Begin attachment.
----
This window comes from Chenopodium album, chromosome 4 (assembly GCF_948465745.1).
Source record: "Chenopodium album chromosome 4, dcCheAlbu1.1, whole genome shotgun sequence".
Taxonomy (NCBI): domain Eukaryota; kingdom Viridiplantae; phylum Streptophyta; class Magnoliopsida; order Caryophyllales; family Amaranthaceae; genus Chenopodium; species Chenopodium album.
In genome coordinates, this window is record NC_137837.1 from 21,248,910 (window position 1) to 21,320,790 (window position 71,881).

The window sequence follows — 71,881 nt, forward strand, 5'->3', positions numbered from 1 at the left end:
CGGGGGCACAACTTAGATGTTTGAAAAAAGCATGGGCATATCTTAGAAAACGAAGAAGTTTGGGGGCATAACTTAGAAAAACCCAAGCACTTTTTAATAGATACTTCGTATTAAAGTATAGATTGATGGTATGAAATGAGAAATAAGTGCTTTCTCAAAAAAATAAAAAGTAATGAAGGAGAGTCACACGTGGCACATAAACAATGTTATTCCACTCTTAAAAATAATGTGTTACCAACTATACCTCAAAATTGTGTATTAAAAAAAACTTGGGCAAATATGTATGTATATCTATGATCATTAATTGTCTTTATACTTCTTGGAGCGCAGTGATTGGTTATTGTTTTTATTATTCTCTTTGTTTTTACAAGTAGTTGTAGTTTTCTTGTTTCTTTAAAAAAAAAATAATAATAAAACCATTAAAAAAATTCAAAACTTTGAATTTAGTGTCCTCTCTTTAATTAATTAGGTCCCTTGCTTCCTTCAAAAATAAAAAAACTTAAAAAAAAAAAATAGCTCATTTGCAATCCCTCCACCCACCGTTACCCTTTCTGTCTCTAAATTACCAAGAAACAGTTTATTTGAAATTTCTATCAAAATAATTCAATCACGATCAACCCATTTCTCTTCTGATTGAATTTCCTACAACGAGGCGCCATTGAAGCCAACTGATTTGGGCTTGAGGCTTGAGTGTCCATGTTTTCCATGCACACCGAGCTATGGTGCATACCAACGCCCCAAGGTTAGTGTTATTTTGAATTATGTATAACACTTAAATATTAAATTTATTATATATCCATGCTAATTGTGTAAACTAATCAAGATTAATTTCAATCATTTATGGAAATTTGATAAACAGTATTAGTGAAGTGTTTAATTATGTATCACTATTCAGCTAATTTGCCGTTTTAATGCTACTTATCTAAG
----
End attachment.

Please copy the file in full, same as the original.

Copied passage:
This window comes from Chenopodium album, chromosome 4 (assembly GCF_948465745.1).
Source record: "Chenopodium album chromosome 4, dcCheAlbu1.1, whole genome shotgun sequence".
Taxonomy (NCBI): domain Eukaryota; kingdom Viridiplantae; phylum Streptophyta; class Magnoliopsida; order Caryophyllales; family Amaranthaceae; genus Chenopodium; species Chenopodium album.
In genome coordinates, this window is record NC_137837.1 from 21,248,910 (window position 1) to 21,320,790 (window position 71,881).

The window sequence follows — 71,881 nt, forward strand, 5'->3', positions numbered from 1 at the left end:
CGGGGGCACAACTTAGATGTTTGAAAAAAGCATGGGCATATCTTAGAAAACGAAGAAGTTTGGGGGCATAACTTAGAAAAACCCAAGCACTTTTTAATAGATACTTCGTATTAAAGTATAGATTGATGGTATGAAATGAGAAATAAGTGCTTTCTCAAAAAAATAAAAAGTAATGAAGGAGAGTCACACGTGGCACATAAACAATGTTATTCCACTCTTAAAAATAATGTGTTACCAACTATACCTCAAAATTGTGTATTAAAAAAAACTTGGGCAAATATGTATGTATATCTATGATCATTAATTGTCTTTATACTTCTTGGAGCGCAGTGATTGGTTATTGTTTTTATTATTCTCTTTGTTTTTACAAGTAGTTGTAGTTTTCTTGTTTCTTTAAAAAAAAAATAATAATAAAACCATTAAAAAAATTCAAAACTTTGAATTTAGTGTCCTCTCTTTAATTAATTAGGTCCCTTGCTTCCTTCAAAAATAAAAAAACTTAAAAAAAAAAAATAGCTCATTTGCAATCCCTCCACCCACCGTTACCCTTTCTGTCTCTAAATTACCAAGAAACAGTTTATTTGAAATTTCTATCAAAATAATTCAATCACGATCAACCCATTTCTCTTCTGATTGAATTTCCTACAACGAGGCGCCATTGAAGCCAACTGATTTGGGCTTGAGGCTTGAGTGTCCATGTTTTCCATGCACACCGAGCTATGGTGCATACCAACGCCCCAAGGTTAGTGTTATTTTGAATTATGTATAACACTTAAATATTAAATTTATTATATATCCATGCTAATTGTGTAAACTAATCAAGATTAATTTCAATCATTTATGGAAATTTGATAAACAGTATTAGTGAAGTGTTTAATTATGTATCACTATTCAGCTAATTTGCCGTTTTAATGCTACTTATCTAAG